Background: Suitable maintenance of cerebral perfusion is important to prevent further brain damage, and previous studies have emphasized an influence of bran ischemia on traumatic brain injuries (TBI). ABCD2 score and CHADS2 score are available for predicting subsequent ischemic events of brain. In this study, we investigate whether these stroke risk scores are useful to predict neurological deterioration of TBI.
Methods: 452 patients with TBI were admitted to our hospital from Oct. 2007 to Mar. 2012. Patients with chronic subdural hematoma, and with low ADL were excluded from this investigation. Finally 272 cases were enrolled in this study. ABCD2 score, CHADS2 score and modified Rankin scale (mRS) of these patients were evaluated.
Results: Patients with ABCD2 score of 1 and over demonstrated poor neurological prognosis. But a correlation between ABCD2 score and mRS are not found. CHADS2 score has a significant correlation with neurological prognosis of TBI. Patients with CHADS2 score of 2 and over demonstrated poor prognosis (mRS 3 – 6). And patients with CHADS2 score of 4 and over demonstrated high mortality rate.
Conclusion: CHADS2 score is useful to predict a neurological prognosis of TBI.
Objective: The Cerebrospinal Fluid Hypovolemia Research Group beneficiary of a scientific research grant from the Ministry of Health, Labour and Welfare (MHLW) has concluded, that minor traumas, including motor vehicle accident, may cause spinal CSF leak. Because the first aim of MHLW research group was to confirm the occurrence of spinal CSF leak after minor trauma, very strict image diagnostic criteria were adopted. The purpose of this study is to weigh the MHLW criteria against the existing image diagnostics.
Materials and Methods: Between March 2011 and January 2013, 178 patients suspected with spinal CSF leak underwent combined radioisotope cisternography (RIC) and computed tomography myelography (CTM). Serial spinal MRIs were performed before and after combined RIC ⁄ CTM studies.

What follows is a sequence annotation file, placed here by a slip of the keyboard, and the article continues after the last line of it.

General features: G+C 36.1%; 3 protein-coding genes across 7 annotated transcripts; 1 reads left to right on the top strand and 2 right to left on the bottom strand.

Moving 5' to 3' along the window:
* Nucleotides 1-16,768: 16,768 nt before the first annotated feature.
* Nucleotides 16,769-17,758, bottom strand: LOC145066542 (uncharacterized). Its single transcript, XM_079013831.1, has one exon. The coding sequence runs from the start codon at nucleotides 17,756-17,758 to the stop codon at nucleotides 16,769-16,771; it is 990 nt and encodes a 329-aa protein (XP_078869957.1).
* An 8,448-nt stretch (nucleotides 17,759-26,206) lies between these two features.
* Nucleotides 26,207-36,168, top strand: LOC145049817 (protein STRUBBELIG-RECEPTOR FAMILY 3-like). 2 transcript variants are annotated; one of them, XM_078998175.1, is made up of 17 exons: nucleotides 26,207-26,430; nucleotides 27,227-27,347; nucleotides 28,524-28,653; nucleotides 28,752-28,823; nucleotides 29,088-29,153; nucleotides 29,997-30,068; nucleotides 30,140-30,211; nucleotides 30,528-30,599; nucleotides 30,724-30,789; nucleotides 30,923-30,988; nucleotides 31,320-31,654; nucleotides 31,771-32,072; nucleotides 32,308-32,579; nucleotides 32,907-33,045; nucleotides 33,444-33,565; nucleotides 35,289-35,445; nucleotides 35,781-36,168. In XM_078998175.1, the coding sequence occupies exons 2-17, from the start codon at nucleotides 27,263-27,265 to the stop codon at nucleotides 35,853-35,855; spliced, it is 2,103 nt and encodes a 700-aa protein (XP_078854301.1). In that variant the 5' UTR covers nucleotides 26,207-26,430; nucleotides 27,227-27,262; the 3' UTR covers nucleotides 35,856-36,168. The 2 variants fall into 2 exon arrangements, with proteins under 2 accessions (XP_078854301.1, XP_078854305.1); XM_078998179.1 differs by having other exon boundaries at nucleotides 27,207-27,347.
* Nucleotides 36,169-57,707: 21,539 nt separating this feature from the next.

Results: RIC revealed overt RI leak in 47 patients (Group P), and CTM confirmed CSF leaks in 27 patients. In 52 patients with indirect RIC findings including early bladder filling and/or accelerated RI clearance (Group I), CTM confirmed CSF leaks in 7 patients. Eleven patients presented with typical clinical and radiological features of spontaneous intracranial hypotension (SIH) (Group P: 7, Group I: 4). Serial spinal MRI after combined RIC ⁄ CTM showed increased CSF leak in 33 ⁄ 47 patients (Group P), and 15 ⁄ 52 patients (Group I). In these patients, most CSF leaks were located at thoracolumbar junction.
Conclusion: This study shows spinal CSF leak is a complication of minor trauma. In the diagnosis of spinal CSF leak, RIC has several advantages in addition to its inherent ability, especially when combined with CTM. Combined RIC ⁄ CTM often increases CSF leak, resulting in the enhanced sensitivity of spinal MRI.
Purpose: The jumping has the potential risk of high energy injury. The characteristics of head injury by jumping were compared with that by simple falling during snowboarding.
Material and Method: 513 snowboarding head injury cases consulted at Saito Memorial Hospital and Yuzawa Health Medical Center, Niigata Prefecture, Japan from 2007/08 to 2010/11. The patient's background, traumatic amnesia/ transient loss of consciousness, injured site, organic traumatic lesions were investigated in 278 cases due to falling and in 135 cases due to jumping in the 513 patients.
Results: Mean age was 24.9 years old in falling group, 24.8 years old in jumping group. Male ratio of jumping group 80.0% was significantly higher than that of falling group 58.6% p<0.001). The ratio of traumatic amnesia was almost same in two groups, but the ratio of transient loss of consciousness in jumping group 34.1% was significantly higher than that of falling group 12.9% (p<0.01). Organic traumatic lesions were acute subdural hematoma 11; craniotomy was performed two of 11 cases, skull fracture 1, epidural hematoma 1 and maxillary sinus bleeding 1 in falling group, acute subdural hematoma 3, skull fracture 1 and subarachnoid hemorrhage 2 in jumping group.
Conclusions: The clinical features between the two groups showed the differences. Head injury by jumping might inflict greater damage for the brain.
Background: The indication of radiological examination for head injury in children often discussed. The aim of this study was to identify clinical factors related to abnormal findings on radiological examination.
Methods: We enrolled 565 patients younger than 15 years, who underwent radiological examination for head injury between January 2009 and December 2010. We collect data on 3 parameters: age, subjective symptoms such as nausea, vomiting and headache, and scalp hematoma.
Results: There were no significant differences in abnormal findings on radiological examination between patients aged 0–2 and 3–15 years old, and between those with and without subjective symptoms. Seven of 276 patients without scalp hematoma, 14 of 225 with small scalp hematoma (< 3 cm), and 17 of 26 with large scalp hematoma (> 3 cm) showed abnormal findings. There was a significant difference between the three groups (p<0.0001).